- Subcutaneous:Finally, there is subcutaneous uptake, in which a foreign body penetrates under the skin. Needlestick injuries are a good example of this.
Possible health hazards
Depending on which hazardous substance is involved, very different health hazards can arise. These range from harmless skin irritations to acute danger to life. For this purpose,Regulation (EC) No 1272/2008 provides a list in which the following hazards have been included:
- Acute toxicity (point 3.1.)
- Corrosive/irritant effect on skin (point 3.2.)
- Serious eye damage/eye irritation (point 3.3.)
- Sensitization of the respiratory tract or skin (point 3.4.)
- Germ cell mutagenicity (point 3.5.)
- Carcinogenicity (point 3.6.)
- Reproductive toxicity (point 3.7.)
- Specific target organ toxicity (point 3.8. and 3.9.)
- Aspiration hazard (point 3.10.)
Legal regulations regarding hazardous substances
Several legal regulations apply to the handling of hazardous substances, relating to both hazardous substance labeling, storage of hazardous substances, protective regulations and requirements for employers. In particular, the following legal texts and regulations should be taken into account:
- Hazardous substances legislation:This regulates activities involving hazardous substances. It is differentiated into the general hazardous substances legislation chemicals legislation and the special hazardous substances legislation (such as plant protection legislation and food legislation).
- Hazardous Substances Ordinance: This forms the legal basis for protective measures for employees and provides a common definition of hazardous substances.
- European Hazardous Substances Directives: These include several regulations that apply within the EU member states and are transposed into national law.
Hazardous substance: The mandatory labeling
The Globally Harmonized System (GHS)provides the basis for the classification and labeling of chemicals. It is harmonized with regard to the regulations for dangerous substances and goods and has been approved by the United Nations. This makes it possible to achieve global harmonization of labeling, which also facilitates transport. According to the GHS, the labeling should be as follows:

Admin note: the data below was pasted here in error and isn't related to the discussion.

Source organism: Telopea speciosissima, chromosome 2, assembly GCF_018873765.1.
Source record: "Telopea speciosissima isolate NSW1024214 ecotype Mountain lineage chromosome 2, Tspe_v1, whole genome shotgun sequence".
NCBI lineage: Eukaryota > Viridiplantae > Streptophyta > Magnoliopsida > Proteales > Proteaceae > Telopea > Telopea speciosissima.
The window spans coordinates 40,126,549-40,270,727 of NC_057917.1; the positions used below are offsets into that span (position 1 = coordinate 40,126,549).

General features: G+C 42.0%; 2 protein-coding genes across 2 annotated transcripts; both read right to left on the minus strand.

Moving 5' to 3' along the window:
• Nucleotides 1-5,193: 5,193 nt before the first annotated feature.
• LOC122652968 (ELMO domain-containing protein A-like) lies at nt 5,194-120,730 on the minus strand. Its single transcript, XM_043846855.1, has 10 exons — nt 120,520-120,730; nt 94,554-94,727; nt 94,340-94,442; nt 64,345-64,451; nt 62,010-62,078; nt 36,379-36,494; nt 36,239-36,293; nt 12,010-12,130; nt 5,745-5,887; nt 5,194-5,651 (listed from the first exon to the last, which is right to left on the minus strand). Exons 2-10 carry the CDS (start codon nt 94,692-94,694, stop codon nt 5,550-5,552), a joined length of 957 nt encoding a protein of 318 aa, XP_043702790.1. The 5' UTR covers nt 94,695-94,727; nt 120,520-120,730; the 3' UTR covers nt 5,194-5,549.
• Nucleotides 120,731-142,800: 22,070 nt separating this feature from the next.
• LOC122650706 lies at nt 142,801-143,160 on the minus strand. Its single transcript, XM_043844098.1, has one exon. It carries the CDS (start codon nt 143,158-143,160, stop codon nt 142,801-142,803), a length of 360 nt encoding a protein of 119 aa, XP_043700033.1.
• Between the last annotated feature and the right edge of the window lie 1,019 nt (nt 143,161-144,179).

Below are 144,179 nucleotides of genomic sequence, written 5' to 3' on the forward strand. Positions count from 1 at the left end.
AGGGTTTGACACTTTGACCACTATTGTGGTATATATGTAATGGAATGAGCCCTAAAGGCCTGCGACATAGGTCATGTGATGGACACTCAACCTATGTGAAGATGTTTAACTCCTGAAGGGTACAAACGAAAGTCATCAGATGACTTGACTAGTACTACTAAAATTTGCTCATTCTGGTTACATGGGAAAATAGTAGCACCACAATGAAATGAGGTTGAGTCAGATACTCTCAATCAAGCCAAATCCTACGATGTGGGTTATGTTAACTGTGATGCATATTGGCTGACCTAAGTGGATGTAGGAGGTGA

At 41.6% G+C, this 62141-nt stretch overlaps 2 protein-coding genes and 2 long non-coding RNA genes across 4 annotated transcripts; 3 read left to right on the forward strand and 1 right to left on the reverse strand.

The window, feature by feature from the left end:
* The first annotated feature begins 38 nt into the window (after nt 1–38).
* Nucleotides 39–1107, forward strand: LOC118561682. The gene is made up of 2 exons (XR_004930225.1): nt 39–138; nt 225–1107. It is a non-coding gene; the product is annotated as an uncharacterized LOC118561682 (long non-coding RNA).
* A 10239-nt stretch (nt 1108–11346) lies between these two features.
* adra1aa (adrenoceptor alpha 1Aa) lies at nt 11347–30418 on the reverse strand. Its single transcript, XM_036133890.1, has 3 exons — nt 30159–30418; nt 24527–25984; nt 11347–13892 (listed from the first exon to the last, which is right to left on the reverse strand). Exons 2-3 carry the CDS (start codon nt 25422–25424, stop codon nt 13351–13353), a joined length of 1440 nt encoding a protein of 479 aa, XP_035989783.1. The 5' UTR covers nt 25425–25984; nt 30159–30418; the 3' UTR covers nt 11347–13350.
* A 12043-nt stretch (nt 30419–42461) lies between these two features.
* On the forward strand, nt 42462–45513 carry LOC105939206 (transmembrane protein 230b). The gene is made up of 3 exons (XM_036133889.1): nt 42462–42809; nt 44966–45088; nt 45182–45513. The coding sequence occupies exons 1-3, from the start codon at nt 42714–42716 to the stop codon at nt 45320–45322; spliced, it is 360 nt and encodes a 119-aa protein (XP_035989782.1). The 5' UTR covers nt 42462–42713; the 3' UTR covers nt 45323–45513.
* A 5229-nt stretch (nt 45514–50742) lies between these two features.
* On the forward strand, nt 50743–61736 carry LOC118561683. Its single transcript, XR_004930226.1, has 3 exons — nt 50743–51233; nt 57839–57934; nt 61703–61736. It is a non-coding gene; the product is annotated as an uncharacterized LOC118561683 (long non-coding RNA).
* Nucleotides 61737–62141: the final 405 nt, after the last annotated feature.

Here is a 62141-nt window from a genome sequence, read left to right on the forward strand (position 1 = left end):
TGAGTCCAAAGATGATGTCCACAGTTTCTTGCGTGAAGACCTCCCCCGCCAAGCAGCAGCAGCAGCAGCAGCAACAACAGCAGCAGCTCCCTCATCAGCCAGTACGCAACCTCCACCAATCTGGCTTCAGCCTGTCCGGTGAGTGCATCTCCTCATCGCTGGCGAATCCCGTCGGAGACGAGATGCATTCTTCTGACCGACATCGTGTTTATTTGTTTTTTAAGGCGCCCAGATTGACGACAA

|GHS01 – Explosive substances||Danger||unstable explosive substances,spontaneously combustible substances|
|GHS02 – Flammable substances and mixtures||Caution or danger||flammable, pyrophoric, self-heating gases|
|GHS03 – Flammable and oxidizing substances and mixtures||Danger||Inflammatory (oxidizing) action|
|GHS04 – Pressurized gases||Caution||Gases under pressure, compressed, liquefied, dissolved gases|
|GHS05 – Substances which are corrosive to skin, harmful to eyes and harmful to metals.||Caution or danger||Metal corrosive substances|
|GHS06 – Acutely toxic substances||Caution or danger||Acute toxicity|
|GHS07 – Health hazard||Caution||skin irritant, eye irritant|
|GHS08 – Systemic health hazards||Caution or danger||various health hazards, e.g. harmful to skin, lungs and eyes|
|GHS09 – Environmentally hazardous to the aquatic environment||Caution or without signal word||hazardous to the environment and water|
Protective measures against hazardous substances
Not only the recognition, labeling and storage of hazardous substances, but also appropriate protective measures and proper hazardous materials management are elementary. These are prescribed in a fixed orderby the legislator and must be observed both in the private sphere and by the employer:
- Avoidance or elimination of sources of danger or potential for exposure:This includes a hazard assessment and a substitute substance test – for example, can a solvent-based paint be replaced with a water-based variant?
- Technical protective measures: Technical protective measures include the use of closed systems and equipment, the extraction of vapors, and the ventilation of work rooms.
- Organizational protective measures: At the top of the list of organizational protective measures are access restrictions as well as quantity limits and measurements of limit values.
- Personal protective measures: This includes in particular protective equipment such as hearing protection and safety goggles.
- Behavioral protective measures: Protective measures can also be undertaken through instruction and training for hazardous substances. There, for example, the differences between hazardous substance and dangerous goods are
Hazardous substances: Good protection in the workplace is mandatory
Since contact with hazardous materials is possible in many forms and situations, care must be taken to ensure appropriate labeling and storage, as well as safe handling. Those who follow the legal regulations and take important protective measures are on the safe side.